Presentation on theme: "Physical Unclonable Functions and Applications"— Presentation transcript:
1 Physical Unclonable Functions and Applications Srini DevadasContributors: Dwaine Clarke, Blaise Gassend, Daihyun Lim, Jaewook Lee, Marten van Dijk
2 Problem:Storing digital information in a device in a way that is resistant to physical attack is difficult and expensive.IBM 4758Tamper-proof packagecontaining a secure processorwhich has a secret key andmemoryTens of sensors, resistance,temperature, voltage, etc.Continually battery-powered~ $3000 for a 99 MHz processorand 128MB of memory
3 Our Solution:Extract key information from a complex physical system.
4 Definition Based on a physical system A Physical Random Function or Physical Unclonable Function (PUF) is a function that is:Based on a physical systemEasy to evaluate (using the physical system)Its output looks like a random functionUnpredictable even for an attacker with physical access
5 Silicon PUF – Proof of Concept Because of process variations, no two Integrated Circuits are identicalExperiments in which identical circuits with identical layouts were placed on different FPGAs show that path delays vary enough across ICs to use them for identification.ChallengeResponseCombinatorial Circuit
6 A Candidate Silicon PUF Challenge1 if toppath isfaster,else 0…ARBITERRising EdgeHere’s a simple circuit that is our candidate silicon PUFEven CS guys like A should be able to understand this, even thoughIt’s not written in bluespec.Each challenge creates two paths through the circuit that are excited simultaneously. The digital response is based on a (timing) comparison of the path delays.Path delays in an IC are statistically distributed due to random manufacturing variations.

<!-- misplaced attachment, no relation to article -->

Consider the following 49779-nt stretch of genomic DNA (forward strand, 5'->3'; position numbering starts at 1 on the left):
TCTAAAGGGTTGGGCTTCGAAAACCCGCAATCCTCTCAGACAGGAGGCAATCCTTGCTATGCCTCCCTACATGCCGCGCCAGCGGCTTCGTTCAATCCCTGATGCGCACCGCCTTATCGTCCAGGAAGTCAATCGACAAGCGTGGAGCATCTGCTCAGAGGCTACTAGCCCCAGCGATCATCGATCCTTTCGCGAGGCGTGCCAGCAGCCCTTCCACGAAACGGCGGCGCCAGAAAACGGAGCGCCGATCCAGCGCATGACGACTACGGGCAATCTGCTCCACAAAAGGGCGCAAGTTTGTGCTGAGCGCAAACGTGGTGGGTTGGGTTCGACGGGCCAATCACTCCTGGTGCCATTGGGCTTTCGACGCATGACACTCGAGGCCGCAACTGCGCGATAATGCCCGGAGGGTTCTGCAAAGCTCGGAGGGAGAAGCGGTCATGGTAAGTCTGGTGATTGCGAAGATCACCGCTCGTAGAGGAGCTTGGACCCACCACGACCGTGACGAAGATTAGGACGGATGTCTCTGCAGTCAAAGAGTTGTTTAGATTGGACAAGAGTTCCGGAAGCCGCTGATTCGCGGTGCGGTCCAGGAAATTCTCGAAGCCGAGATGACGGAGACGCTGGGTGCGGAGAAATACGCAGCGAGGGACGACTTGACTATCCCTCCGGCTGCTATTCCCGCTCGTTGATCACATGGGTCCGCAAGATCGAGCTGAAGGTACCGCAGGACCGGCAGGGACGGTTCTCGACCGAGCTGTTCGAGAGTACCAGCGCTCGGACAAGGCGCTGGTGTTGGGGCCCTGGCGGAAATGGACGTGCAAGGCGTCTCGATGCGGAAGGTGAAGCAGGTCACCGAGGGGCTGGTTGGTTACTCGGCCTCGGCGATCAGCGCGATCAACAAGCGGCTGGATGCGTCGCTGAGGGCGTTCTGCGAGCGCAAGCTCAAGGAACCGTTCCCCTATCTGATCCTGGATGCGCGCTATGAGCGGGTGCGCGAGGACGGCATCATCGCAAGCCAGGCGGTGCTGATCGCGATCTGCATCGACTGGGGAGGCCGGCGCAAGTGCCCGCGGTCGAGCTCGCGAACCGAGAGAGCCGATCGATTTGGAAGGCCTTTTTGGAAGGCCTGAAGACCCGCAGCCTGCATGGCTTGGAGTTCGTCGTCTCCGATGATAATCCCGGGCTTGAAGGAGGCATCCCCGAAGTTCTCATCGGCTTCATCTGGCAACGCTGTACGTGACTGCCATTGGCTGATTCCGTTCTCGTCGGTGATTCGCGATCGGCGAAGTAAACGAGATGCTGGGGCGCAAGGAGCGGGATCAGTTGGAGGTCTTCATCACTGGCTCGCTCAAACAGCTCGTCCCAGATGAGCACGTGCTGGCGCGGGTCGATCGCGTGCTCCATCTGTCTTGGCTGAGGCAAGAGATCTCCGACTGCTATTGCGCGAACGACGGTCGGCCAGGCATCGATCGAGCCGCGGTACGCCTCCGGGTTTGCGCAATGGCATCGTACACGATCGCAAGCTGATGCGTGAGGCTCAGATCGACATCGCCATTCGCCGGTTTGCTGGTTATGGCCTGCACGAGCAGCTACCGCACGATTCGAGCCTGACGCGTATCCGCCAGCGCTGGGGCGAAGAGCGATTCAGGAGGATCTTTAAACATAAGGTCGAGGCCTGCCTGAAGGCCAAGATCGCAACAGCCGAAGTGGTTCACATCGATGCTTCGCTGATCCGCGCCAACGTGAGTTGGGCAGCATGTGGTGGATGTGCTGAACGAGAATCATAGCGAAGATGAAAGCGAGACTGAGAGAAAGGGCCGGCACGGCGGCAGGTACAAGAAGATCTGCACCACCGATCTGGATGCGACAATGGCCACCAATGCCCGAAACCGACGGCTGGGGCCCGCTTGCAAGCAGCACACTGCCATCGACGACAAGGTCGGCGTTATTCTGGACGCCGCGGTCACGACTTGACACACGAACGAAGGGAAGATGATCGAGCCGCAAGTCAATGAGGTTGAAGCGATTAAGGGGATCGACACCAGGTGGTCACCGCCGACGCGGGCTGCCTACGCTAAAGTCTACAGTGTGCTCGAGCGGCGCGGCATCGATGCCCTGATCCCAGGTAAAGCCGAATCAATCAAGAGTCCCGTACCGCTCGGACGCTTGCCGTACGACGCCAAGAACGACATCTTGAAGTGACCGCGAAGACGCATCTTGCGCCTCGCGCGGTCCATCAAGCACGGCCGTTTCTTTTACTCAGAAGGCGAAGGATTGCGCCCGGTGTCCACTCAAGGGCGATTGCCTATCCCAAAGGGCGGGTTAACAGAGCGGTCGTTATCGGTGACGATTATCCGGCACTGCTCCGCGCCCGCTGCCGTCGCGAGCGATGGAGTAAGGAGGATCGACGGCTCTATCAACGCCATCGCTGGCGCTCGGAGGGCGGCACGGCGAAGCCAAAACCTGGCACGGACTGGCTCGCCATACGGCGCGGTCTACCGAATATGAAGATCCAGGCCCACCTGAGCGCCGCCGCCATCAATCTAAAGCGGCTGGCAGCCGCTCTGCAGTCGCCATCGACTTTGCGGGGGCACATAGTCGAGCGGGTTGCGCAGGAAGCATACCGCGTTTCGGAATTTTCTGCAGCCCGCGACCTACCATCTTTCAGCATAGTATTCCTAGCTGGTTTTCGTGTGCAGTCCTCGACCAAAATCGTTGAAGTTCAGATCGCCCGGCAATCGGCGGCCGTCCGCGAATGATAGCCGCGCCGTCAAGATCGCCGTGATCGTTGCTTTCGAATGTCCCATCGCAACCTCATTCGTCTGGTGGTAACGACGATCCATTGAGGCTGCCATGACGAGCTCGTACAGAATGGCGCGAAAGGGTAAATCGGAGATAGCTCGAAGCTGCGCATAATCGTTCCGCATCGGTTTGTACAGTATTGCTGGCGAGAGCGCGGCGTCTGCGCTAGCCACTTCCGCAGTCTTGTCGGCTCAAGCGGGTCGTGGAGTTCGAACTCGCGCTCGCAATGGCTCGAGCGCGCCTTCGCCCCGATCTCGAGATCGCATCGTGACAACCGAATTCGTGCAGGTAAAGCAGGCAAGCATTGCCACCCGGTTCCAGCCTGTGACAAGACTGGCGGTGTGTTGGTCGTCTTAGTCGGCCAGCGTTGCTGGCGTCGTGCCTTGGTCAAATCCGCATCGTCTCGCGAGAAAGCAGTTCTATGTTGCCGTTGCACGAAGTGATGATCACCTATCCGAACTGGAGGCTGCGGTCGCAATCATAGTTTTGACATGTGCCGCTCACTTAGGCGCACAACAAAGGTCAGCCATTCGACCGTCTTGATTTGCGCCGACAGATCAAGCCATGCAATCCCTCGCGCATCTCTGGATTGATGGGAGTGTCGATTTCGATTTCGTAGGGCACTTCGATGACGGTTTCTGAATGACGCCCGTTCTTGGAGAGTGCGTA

7 Distance between Chip X and Y ExperimentsFabricated candidate PUF on multiple IC’s, 0.18m TSMCApply 100 random challenges and observe response100 bits of responseDistance between Chip X and Yresponses = 24 bitsAt 70C measurementnoise for chip X = 2Summarize a year’s worth of work in one slide.Measurement noise for Chip X = 0.5Can identifyindividual ICs
8 Measurement Attacks and Software Attacks Can an adversary create a software clone of a given PUF chip?Distance between Chip X and Yresponses = 24Measurement noise for Chip X = 0.5At 70C measurementnoise for chip X = 2Summarize a year’s worth of work in one slide.
9 Measurement Attacks and Software Attacks Can an adversary create a software clone of a given PUF chip?Distance between Chip X and Yresponses = 24“Best” model for Chip X haserror = 10At 70C measurementnoise for chip X = 2Measurement noise for Chip X = 0.5Summarize a year’s worth of work in one slide.Model-buildingappears hardeven for simplecircuits
10 Physical AttacksMake PUF delays depend on overlaid metal layers and packageInvasive attack (e.g., package removal) changes PUF delays and destroys PUFNon-invasive attacks are still possibleTo find wire delays need to find precise relative timing of transient signals as opposed to looking for 0’s and 1’sWire delay is not a number but a function of challenge bits and adjacent wire voltages
11 Using a PUF as an Unclonable Key A Silicon PUF can be used as an unclonable key.The lock has a database of challenge-response pairs.To open the lock, the key has to show that it knows the response to one or more challenges.?PUF
12 Private/Public Keys EPublic Key(Secret) Chip If a remote chip stores a private key, Alice can share a secret with the chip since she knows the public key corresponding to the stored private keyEncrypt Secret using chip’s public keyOnly the chip can decrypt Secret using the stored private keyEPublic Key(Secret)DecryptSecretPrivate KeyChip